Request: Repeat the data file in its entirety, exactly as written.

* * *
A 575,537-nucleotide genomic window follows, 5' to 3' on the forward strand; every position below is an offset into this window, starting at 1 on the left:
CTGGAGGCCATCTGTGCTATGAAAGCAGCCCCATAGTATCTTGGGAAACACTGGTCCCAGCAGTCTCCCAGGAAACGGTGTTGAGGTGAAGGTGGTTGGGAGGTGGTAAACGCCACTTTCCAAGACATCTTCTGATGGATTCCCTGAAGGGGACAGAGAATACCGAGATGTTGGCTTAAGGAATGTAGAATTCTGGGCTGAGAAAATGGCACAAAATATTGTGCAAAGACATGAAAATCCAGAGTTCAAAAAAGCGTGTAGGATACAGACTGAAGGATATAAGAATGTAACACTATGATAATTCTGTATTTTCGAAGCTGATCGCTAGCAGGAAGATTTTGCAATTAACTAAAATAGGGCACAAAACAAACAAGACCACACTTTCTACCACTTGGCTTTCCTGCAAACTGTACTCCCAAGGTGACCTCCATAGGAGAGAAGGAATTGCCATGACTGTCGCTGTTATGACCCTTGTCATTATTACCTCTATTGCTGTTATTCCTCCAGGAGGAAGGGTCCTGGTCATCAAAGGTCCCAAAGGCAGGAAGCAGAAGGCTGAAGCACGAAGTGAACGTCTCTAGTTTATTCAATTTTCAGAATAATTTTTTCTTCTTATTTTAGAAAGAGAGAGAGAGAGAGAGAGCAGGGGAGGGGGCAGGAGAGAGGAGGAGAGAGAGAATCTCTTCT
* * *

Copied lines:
A 575,537-nucleotide genomic window follows, 5' to 3' on the forward strand; every position below is an offset into this window, starting at 1 on the left:
CTGGAGGCCATCTGTGCTATGAAAGCAGCCCCATAGTATCTTGGGAAACACTGGTCCCAGCAGTCTCCCAGGAAACGGTGTTGAGGTGAAGGTGGTTGGGAGGTGGTAAACGCCACTTTCCAAGACATCTTCTGATGGATTCCCTGAAGGGGACAGAGAATACCGAGATGTTGGCTTAAGGAATGTAGAATTCTGGGCTGAGAAAATGGCACAAAATATTGTGCAAAGACATGAAAATCCAGAGTTCAAAAAAGCGTGTAGGATACAGACTGAAGGATATAAGAATGTAACACTATGATAATTCTGTATTTTCGAAGCTGATCGCTAGCAGGAAGATTTTGCAATTAACTAAAATAGGGCACAAAACAAACAAGACCACACTTTCTACCACTTGGCTTTCCTGCAAACTGTACTCCCAAGGTGACCTCCATAGGAGAGAAGGAATTGCCATGACTGTCGCTGTTATGACCCTTGTCATTATTACCTCTATTGCTGTTATTCCTCCAGGAGGAAGGGTCCTGGTCATCAAAGGTCCCAAAGGCAGGAAGCAGAAGGCTGAAGCACGAAGTGAACGTCTCTAGTTTATTCAATTTTCAGAATAATTTTTTCTTCTTATTTTAGAAAGAGAGAGAGAGAGAGAGAGCAGGGGAGGGGGCAGGAGAGAGGAGGAGAGAGAGAATCTCTTCT